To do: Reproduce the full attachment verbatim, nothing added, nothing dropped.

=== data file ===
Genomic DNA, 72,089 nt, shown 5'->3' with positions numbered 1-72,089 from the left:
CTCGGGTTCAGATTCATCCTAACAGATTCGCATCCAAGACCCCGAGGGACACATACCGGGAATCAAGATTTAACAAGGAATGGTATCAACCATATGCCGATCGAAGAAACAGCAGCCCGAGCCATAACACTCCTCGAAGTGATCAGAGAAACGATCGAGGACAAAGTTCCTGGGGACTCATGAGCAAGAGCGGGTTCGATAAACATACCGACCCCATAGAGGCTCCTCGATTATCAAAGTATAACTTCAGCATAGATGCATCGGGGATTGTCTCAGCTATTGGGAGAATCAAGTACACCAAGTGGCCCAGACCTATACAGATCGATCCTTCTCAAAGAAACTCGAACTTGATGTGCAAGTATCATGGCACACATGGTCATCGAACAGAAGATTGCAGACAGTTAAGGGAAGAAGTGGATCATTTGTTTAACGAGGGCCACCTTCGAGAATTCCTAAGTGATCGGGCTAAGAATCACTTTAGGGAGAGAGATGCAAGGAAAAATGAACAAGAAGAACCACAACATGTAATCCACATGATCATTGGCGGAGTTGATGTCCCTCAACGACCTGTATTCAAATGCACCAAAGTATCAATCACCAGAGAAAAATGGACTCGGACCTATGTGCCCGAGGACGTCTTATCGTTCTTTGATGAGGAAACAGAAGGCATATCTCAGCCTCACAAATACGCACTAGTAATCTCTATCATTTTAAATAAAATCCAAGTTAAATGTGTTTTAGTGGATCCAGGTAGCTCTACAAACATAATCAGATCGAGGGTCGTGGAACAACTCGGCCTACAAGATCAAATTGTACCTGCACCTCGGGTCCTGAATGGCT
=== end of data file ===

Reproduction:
Genomic DNA, 72,089 nt, shown 5'->3' with positions numbered 1-72,089 from the left:
CTCGGGTTCAGATTCATCCTAACAGATTCGCATCCAAGACCCCGAGGGACACATACCGGGAATCAAGATTTAACAAGGAATGGTATCAACCATATGCCGATCGAAGAAACAGCAGCCCGAGCCATAACACTCCTCGAAGTGATCAGAGAAACGATCGAGGACAAAGTTCCTGGGGACTCATGAGCAAGAGCGGGTTCGATAAACATACCGACCCCATAGAGGCTCCTCGATTATCAAAGTATAACTTCAGCATAGATGCATCGGGGATTGTCTCAGCTATTGGGAGAATCAAGTACACCAAGTGGCCCAGACCTATACAGATCGATCCTTCTCAAAGAAACTCGAACTTGATGTGCAAGTATCATGGCACACATGGTCATCGAACAGAAGATTGCAGACAGTTAAGGGAAGAAGTGGATCATTTGTTTAACGAGGGCCACCTTCGAGAATTCCTAAGTGATCGGGCTAAGAATCACTTTAGGGAGAGAGATGCAAGGAAAAATGAACAAGAAGAACCACAACATGTAATCCACATGATCATTGGCGGAGTTGATGTCCCTCAACGACCTGTATTCAAATGCACCAAAGTATCAATCACCAGAGAAAAATGGACTCGGACCTATGTGCCCGAGGACGTCTTATCGTTCTTTGATGAGGAAACAGAAGGCATATCTCAGCCTCACAAATACGCACTAGTAATCTCTATCATTTTAAATAAAATCCAAGTTAAATGTGTTTTAGTGGATCCAGGTAGCTCTACAAACATAATCAGATCGAGGGTCGTGGAACAACTCGGCCTACAAGATCAAATTGTACCTGCACCTCGGGTCCTGAATGGCT